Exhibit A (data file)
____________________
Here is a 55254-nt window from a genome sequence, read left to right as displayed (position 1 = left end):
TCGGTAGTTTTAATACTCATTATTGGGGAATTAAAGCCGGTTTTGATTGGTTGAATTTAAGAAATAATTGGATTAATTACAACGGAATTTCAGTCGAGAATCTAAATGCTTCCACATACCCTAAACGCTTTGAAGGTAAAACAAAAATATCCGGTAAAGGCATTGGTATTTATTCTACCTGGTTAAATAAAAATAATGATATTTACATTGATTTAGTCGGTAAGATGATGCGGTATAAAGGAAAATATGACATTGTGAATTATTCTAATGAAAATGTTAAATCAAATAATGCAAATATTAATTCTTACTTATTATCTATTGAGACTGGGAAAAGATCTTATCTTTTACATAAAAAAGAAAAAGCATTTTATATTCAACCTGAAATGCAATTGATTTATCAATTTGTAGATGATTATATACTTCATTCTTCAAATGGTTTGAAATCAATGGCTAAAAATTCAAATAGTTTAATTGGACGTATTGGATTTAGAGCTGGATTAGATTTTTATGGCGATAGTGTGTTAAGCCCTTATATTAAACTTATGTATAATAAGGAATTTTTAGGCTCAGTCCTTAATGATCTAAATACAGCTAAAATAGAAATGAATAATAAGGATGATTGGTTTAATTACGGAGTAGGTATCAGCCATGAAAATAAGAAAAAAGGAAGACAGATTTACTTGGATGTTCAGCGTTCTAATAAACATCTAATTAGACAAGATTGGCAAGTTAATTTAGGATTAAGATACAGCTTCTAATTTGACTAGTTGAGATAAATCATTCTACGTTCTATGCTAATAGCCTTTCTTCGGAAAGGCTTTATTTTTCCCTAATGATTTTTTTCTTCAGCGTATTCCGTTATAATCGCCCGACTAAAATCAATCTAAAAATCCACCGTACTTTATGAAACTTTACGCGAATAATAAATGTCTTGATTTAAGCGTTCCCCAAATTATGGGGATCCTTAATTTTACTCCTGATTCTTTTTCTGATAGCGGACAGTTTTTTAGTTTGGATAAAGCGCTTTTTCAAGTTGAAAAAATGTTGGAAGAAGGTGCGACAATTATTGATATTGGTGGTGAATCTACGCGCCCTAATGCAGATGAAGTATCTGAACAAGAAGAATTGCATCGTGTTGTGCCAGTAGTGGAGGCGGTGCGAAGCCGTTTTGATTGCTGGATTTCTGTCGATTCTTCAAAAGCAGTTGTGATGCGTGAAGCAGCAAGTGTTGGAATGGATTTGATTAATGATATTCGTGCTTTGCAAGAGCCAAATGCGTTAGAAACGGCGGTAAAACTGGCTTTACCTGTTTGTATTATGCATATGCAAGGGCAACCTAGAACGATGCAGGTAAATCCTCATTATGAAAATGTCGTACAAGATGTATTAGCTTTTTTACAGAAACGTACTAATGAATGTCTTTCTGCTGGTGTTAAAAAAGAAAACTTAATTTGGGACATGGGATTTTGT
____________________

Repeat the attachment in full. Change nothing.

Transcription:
Here is a 55254-nt window from a genome sequence, read left to right as displayed (position 1 = left end):
TCGGTAGTTTTAATACTCATTATTGGGGAATTAAAGCCGGTTTTGATTGGTTGAATTTAAGAAATAATTGGATTAATTACAACGGAATTTCAGTCGAGAATCTAAATGCTTCCACATACCCTAAACGCTTTGAAGGTAAAACAAAAATATCCGGTAAAGGCATTGGTATTTATTCTACCTGGTTAAATAAAAATAATGATATTTACATTGATTTAGTCGGTAAGATGATGCGGTATAAAGGAAAATATGACATTGTGAATTATTCTAATGAAAATGTTAAATCAAATAATGCAAATATTAATTCTTACTTATTATCTATTGAGACTGGGAAAAGATCTTATCTTTTACATAAAAAAGAAAAAGCATTTTATATTCAACCTGAAATGCAATTGATTTATCAATTTGTAGATGATTATATACTTCATTCTTCAAATGGTTTGAAATCAATGGCTAAAAATTCAAATAGTTTAATTGGACGTATTGGATTTAGAGCTGGATTAGATTTTTATGGCGATAGTGTGTTAAGCCCTTATATTAAACTTATGTATAATAAGGAATTTTTAGGCTCAGTCCTTAATGATCTAAATACAGCTAAAATAGAAATGAATAATAAGGATGATTGGTTTAATTACGGAGTAGGTATCAGCCATGAAAATAAGAAAAAAGGAAGACAGATTTACTTGGATGTTCAGCGTTCTAATAAACATCTAATTAGACAAGATTGGCAAGTTAATTTAGGATTAAGATACAGCTTCTAATTTGACTAGTTGAGATAAATCATTCTACGTTCTATGCTAATAGCCTTTCTTCGGAAAGGCTTTATTTTTCCCTAATGATTTTTTTCTTCAGCGTATTCCGTTATAATCGCCCGACTAAAATCAATCTAAAAATCCACCGTACTTTATGAAACTTTACGCGAATAATAAATGTCTTGATTTAAGCGTTCCCCAAATTATGGGGATCCTTAATTTTACTCCTGATTCTTTTTCTGATAGCGGACAGTTTTTTAGTTTGGATAAAGCGCTTTTTCAAGTTGAAAAAATGTTGGAAGAAGGTGCGACAATTATTGATATTGGTGGTGAATCTACGCGCCCTAATGCAGATGAAGTATCTGAACAAGAAGAATTGCATCGTGTTGTGCCAGTAGTGGAGGCGGTGCGAAGCCGTTTTGATTGCTGGATTTCTGTCGATTCTTCAAAAGCAGTTGTGATGCGTGAAGCAGCAAGTGTTGGAATGGATTTGATTAATGATATTCGTGCTTTGCAAGAGCCAAATGCGTTAGAAACGGCGGTAAAACTGGCTTTACCTGTTTGTATTATGCATATGCAAGGGCAACCTAGAACGATGCAGGTAAATCCTCATTATGAAAATGTCGTACAAGATGTATTAGCTTTTTTACAGAAACGTACTAATGAATGTCTTTCTGCTGGTGTTAAAAAAGAAAACTTAATTTGGGACATGGGATTTTGT